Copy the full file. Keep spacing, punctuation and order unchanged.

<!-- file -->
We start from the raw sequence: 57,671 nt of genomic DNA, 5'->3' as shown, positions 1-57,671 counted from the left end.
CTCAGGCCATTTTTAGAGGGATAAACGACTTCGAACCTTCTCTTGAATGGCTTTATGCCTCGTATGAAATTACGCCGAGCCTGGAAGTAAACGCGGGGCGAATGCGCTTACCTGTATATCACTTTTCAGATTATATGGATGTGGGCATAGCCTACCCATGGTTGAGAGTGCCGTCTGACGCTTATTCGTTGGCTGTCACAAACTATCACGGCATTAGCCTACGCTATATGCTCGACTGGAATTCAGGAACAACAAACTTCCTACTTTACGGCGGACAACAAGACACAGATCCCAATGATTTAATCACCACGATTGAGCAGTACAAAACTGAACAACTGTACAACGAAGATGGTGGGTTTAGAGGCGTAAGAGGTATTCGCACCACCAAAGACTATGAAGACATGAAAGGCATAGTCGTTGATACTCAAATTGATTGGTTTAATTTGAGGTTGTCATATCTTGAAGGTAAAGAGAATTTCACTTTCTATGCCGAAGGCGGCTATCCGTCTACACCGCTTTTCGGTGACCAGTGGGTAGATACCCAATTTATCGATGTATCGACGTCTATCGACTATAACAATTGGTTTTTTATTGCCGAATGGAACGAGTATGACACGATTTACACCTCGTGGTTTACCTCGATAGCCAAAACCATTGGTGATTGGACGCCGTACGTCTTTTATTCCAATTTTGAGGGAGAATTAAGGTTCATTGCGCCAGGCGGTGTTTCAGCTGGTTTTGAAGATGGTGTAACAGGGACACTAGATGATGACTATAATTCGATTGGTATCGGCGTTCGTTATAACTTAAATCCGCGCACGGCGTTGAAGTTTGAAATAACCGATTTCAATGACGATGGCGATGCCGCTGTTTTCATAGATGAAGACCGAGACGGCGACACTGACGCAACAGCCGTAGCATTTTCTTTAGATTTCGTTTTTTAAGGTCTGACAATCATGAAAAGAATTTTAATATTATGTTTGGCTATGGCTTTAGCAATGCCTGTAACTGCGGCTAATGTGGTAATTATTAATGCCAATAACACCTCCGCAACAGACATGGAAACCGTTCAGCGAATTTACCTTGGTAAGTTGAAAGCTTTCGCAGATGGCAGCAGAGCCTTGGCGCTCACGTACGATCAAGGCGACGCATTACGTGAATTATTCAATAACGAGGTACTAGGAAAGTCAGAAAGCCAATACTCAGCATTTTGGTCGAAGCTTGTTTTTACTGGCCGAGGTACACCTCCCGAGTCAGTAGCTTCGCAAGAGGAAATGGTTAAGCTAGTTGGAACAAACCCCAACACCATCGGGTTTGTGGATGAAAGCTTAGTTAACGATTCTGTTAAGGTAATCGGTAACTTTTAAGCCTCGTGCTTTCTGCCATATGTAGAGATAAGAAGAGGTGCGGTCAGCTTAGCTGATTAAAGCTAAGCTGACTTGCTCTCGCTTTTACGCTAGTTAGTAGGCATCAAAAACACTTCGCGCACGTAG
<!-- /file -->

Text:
We start from the raw sequence: 57,671 nt of genomic DNA, 5'->3' as shown, positions 1-57,671 counted from the left end.
CTCAGGCCATTTTTAGAGGGATAAACGACTTCGAACCTTCTCTTGAATGGCTTTATGCCTCGTATGAAATTACGCCGAGCCTGGAAGTAAACGCGGGGCGAATGCGCTTACCTGTATATCACTTTTCAGATTATATGGATGTGGGCATAGCCTACCCATGGTTGAGAGTGCCGTCTGACGCTTATTCGTTGGCTGTCACAAACTATCACGGCATTAGCCTACGCTATATGCTCGACTGGAATTCAGGAACAACAAACTTCCTACTTTACGGCGGACAACAAGACACAGATCCCAATGATTTAATCACCACGATTGAGCAGTACAAAACTGAACAACTGTACAACGAAGATGGTGGGTTTAGAGGCGTAAGAGGTATTCGCACCACCAAAGACTATGAAGACATGAAAGGCATAGTCGTTGATACTCAAATTGATTGGTTTAATTTGAGGTTGTCATATCTTGAAGGTAAAGAGAATTTCACTTTCTATGCCGAAGGCGGCTATCCGTCTACACCGCTTTTCGGTGACCAGTGGGTAGATACCCAATTTATCGATGTATCGACGTCTATCGACTATAACAATTGGTTTTTTATTGCCGAATGGAACGAGTATGACACGATTTACACCTCGTGGTTTACCTCGATAGCCAAAACCATTGGTGATTGGACGCCGTACGTCTTTTATTCCAATTTTGAGGGAGAATTAAGGTTCATTGCGCCAGGCGGTGTTTCAGCTGGTTTTGAAGATGGTGTAACAGGGACACTAGATGATGACTATAATTCGATTGGTATCGGCGTTCGTTATAACTTAAATCCGCGCACGGCGTTGAAGTTTGAAATAACCGATTTCAATGACGATGGCGATGCCGCTGTTTTCATAGATGAAGACCGAGACGGCGACACTGACGCAACAGCCGTAGCATTTTCTTTAGATTTCGTTTTTTAAGGTCTGACAATCATGAAAAGAATTTTAATATTATGTTTGGCTATGGCTTTAGCAATGCCTGTAACTGCGGCTAATGTGGTAATTATTAATGCCAATAACACCTCCGCAACAGACATGGAAACCGTTCAGCGAATTTACCTTGGTAAGTTGAAAGCTTTCGCAGATGGCAGCAGAGCCTTGGCGCTCACGTACGATCAAGGCGACGCATTACGTGAATTATTCAATAACGAGGTACTAGGAAAGTCAGAAAGCCAATACTCAGCATTTTGGTCGAAGCTTGTTTTTACTGGCCGAGGTACACCTCCCGAGTCAGTAGCTTCGCAAGAGGAAATGGTTAAGCTAGTTGGAACAAACCCCAACACCATCGGGTTTGTGGATGAAAGCTTAGTTAACGATTCTGTTAAGGTAATCGGTAACTTTTAAGCCTCGTGCTTTCTGCCATATGTAGAGATAAGAAGAGGTGCGGTCAGCTTAGCTGATTAAAGCTAAGCTGACTTGCTCTCGCTTTTACGCTAGTTAGTAGGCATCAAAAACACTTCGCGCACGTAG